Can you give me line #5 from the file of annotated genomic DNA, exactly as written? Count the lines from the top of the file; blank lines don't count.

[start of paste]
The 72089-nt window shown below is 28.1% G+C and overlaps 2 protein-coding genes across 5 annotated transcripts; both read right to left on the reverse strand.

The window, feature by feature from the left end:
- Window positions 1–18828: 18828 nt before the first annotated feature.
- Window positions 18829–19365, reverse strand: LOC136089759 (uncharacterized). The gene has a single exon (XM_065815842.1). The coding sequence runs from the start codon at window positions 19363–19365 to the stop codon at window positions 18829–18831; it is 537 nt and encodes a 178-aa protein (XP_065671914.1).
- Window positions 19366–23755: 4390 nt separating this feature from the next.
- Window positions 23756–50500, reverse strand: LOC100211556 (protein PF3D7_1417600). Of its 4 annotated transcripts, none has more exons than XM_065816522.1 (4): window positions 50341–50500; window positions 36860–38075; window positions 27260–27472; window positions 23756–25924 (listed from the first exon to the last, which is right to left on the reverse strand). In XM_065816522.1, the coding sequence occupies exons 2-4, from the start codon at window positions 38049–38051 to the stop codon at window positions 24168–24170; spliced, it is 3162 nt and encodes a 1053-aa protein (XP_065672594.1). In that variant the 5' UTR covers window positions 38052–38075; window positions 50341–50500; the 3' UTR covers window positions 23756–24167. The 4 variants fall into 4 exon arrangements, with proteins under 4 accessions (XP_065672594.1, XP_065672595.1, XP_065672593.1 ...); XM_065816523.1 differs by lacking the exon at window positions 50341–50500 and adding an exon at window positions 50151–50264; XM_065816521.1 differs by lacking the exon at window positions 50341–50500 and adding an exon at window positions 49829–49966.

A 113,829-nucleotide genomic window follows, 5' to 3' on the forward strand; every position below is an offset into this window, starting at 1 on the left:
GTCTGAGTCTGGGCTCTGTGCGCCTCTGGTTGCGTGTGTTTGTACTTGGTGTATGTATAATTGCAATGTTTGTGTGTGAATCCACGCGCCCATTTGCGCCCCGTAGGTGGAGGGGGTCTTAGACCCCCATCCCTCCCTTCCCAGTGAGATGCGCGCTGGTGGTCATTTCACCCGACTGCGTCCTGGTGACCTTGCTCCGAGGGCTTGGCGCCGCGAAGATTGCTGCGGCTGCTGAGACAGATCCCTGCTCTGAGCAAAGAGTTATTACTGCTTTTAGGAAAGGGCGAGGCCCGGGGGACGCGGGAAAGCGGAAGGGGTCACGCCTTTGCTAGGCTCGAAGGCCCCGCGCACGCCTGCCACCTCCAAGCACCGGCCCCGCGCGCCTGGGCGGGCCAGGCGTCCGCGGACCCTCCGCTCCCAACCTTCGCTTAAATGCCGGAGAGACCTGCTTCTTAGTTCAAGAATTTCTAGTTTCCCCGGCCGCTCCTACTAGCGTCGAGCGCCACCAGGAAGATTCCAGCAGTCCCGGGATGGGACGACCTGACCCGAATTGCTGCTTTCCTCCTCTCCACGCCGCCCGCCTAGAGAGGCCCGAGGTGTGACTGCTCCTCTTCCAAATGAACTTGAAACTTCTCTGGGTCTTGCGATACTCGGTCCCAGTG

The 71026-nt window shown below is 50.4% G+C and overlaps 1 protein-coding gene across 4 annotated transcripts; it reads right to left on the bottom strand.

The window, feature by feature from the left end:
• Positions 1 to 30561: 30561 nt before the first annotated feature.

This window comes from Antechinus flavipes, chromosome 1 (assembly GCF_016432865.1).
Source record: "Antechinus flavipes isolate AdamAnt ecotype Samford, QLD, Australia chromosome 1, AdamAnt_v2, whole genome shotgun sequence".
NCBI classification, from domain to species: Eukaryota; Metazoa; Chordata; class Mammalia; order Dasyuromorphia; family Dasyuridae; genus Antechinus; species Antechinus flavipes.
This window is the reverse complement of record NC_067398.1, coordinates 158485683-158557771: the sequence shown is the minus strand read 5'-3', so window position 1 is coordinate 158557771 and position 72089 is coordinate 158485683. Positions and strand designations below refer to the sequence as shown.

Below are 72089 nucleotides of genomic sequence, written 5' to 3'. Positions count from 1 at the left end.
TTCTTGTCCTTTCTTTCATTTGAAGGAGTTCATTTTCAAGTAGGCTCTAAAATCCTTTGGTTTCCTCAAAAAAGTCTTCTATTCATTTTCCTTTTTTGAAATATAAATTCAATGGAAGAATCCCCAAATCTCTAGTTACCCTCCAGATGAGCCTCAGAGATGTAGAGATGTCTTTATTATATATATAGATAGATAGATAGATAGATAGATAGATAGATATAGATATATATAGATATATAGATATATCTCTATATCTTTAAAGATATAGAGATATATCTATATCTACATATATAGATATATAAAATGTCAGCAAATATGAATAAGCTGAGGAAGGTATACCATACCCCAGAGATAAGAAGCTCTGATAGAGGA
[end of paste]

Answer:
- Window positions 19366–23755: 4390 nt separating this feature from the next.